Sanaa Radio announces that Yemen’s cabinet has approved a draft law which grants President Ali Abdullah Saleh immunity from prosecution as part of a Gulf-brokered transition deal. The law is still to be approved by the country’s parliament. On Friday, UN human rights chief Navi Pillay criticised the deal, saying those who committed abuses during a crackdown on the civil unrest unrest must face justice.

Akhbar Al Youm reports aid groups were mounting a “major emergency operation” in rural South Sudan after tribe-on-tribe violence sent tens of thousands fleeing and killed an unknown number of people. The UN’s humanitarian co-ordinator in South Sudan, Lise Grande, said aid groups were responding to a call for help from South Sudan’s central government after a column of 6,000 armed men from the Lou Nuer ethnic group marched into Pibor in Jonglei state to target the Murle community in late December and early January.

Manila Times quotes President Benigno Aquino of the Philippine warnng of a possible terrorist attack during today’s annual procession of a centuries-old image of Jesus Christ known as the Black Nazarene. Aquino said several terrorists planning to disrupt the religious procession, that may draw more than a million devotees, had been sighted in the capital. He asked devotees not to take mobile phones or weapons to the event.
Abrar quotes Iran’s top nuclear official announcing that the country was on the verge of starting production at its second major uranium enrichment site – the Fordo plant, near the city of Qum. The new facility, buried deep underground on a well-defended military site, is considered far more resistant to airstrikes than the existing enrichment site at Natanz, limiting what Israeli officials, in particular, consider an important deterrent to Iran’s nuclear aims.

Raw Story reports US Secretary of Defense Leon Panetta has confirmed that Iran is not developing its nuclear programme to make weapons.

News also from Iran today that former US Marine Amir Hekmati has been sentenced to death on charges of espionage. He has 20 days to appeal.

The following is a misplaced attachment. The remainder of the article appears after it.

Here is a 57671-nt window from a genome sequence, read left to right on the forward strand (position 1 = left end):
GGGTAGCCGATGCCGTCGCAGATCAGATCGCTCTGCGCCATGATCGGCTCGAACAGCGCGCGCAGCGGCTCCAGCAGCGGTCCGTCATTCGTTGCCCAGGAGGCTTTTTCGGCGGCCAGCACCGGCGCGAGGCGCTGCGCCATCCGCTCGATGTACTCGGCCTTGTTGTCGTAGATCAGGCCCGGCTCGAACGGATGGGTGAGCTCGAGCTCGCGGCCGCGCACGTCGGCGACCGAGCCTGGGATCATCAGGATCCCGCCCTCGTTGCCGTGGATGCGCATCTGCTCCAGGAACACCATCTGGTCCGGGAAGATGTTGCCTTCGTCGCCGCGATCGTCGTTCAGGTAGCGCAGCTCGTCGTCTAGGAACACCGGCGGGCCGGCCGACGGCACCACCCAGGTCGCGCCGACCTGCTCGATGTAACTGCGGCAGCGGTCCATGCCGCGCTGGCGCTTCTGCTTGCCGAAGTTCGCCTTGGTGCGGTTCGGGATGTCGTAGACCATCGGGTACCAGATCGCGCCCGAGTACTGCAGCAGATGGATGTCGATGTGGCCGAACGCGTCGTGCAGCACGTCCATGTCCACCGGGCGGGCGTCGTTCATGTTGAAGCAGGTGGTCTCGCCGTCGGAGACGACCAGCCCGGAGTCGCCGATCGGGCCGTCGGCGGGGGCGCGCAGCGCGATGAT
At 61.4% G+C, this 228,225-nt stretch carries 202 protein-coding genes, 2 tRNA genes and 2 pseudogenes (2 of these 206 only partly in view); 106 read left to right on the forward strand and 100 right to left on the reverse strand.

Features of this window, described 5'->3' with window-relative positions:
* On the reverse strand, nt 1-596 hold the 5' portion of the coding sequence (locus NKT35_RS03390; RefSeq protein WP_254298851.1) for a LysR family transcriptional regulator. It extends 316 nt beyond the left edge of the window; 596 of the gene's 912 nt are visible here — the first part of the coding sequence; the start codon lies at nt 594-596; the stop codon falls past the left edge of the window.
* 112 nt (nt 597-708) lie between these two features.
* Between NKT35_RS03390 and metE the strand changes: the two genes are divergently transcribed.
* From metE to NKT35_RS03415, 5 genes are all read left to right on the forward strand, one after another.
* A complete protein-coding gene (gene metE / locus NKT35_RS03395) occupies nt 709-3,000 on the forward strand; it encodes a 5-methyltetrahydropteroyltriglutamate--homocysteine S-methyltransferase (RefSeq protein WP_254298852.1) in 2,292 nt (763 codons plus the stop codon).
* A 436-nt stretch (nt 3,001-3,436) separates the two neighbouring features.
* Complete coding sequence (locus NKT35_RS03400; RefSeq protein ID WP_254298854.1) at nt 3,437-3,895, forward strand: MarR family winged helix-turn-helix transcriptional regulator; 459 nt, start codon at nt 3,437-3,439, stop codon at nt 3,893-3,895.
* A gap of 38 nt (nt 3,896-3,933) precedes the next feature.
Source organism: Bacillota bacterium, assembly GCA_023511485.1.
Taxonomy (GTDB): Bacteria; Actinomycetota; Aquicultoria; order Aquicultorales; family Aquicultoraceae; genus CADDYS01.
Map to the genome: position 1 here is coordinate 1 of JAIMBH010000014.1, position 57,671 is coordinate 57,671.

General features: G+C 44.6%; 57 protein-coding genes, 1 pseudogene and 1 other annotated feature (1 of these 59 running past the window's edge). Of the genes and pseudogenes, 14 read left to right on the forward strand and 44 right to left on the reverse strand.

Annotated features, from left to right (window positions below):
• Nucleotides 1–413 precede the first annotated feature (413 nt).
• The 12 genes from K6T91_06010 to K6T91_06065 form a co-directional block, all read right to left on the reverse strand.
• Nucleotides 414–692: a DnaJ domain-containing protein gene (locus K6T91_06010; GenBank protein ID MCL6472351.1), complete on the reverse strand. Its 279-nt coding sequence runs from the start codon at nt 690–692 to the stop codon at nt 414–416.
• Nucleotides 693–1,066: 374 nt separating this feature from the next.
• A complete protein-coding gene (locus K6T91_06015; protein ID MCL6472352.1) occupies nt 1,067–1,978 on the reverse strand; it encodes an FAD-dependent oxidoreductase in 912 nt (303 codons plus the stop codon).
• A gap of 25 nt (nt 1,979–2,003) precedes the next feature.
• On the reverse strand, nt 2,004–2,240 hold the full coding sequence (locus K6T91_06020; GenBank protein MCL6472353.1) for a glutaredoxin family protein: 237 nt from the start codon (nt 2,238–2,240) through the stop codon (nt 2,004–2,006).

US Republican front-runner Mitt Romney has come under fire from fellow contenders ahead of Tuesday’s primary vote in the state of New Hampshire. At a nationally televised NBC debate, the former Massachusetts governor’s economic programme was called “timid” and his conservative credentials were also questioned.
New Straits Times reports Malaysian opposition leader Anwar Ibrahim has been acquitted of sodomy after a two-year trial. Anwar, 64, had consistently denied the charges and called them a government bid to cripple his political ambitions and influence. He was jailed for sodomy in 1999 but the conviction was overturned. He had faced up to 20 years in prison if found guilty.

Jerusalem Post says The Bill to Prevent Infiltration, a central tenet of Prime Minister Binyamin Netanyahu’s new policy on illegal immigration, is expected to pass its second and third (final) readings in the Knesset late Monday night. The new law could mean indefinite detention for refugees.

Japan camera maker Olympus is suing it’s president Shuichi Takayama and other senior executives for concealing details of $1.7billion of fraudulent deals over a period of 13 years. The former Olympus CEO Michael Woodford was fired from his post after confronting Takayama.

Voice of Nigeria quotes President Goodluck Jonathan admitting for the first time that sympathisers of the Islamist Boko Haram group were in his government and security agencies. His comments come amid a wave of violence blamed on Boko Haram which has left dozens of people dead in the north, most of them Christians. Boko Haram, wants to overthrow the government and create an Islamic state, has warned southerners, who are mostly Christian and animist, to leave the mainly Muslim north of Nigeria. A senior Christian cleric has warned that the country is sliding towards civil war.

SwissInfo reports the new Libyan government decided on Sunday to lift sanctions against Switzerland and Lebanon, which Moammar Gaddafi had enacted several years ago.

Times of Malta reports that Police in Norway cut in half a traffic fine for a Swedish trucker on the grounds that Swedes earn less than Norwegians. Oslo newspaper VG reports that Ulf Ander Andersson, 61, was driving a lorry for his Norwegian employer in March when he was stopped by police, who found his brakes were not in order. He was fined £857 ($1,323) but last month got a letter saying the sum had been reduced due to his nationality. Mr Andersson told VG he was grateful, though he found it “very strange”.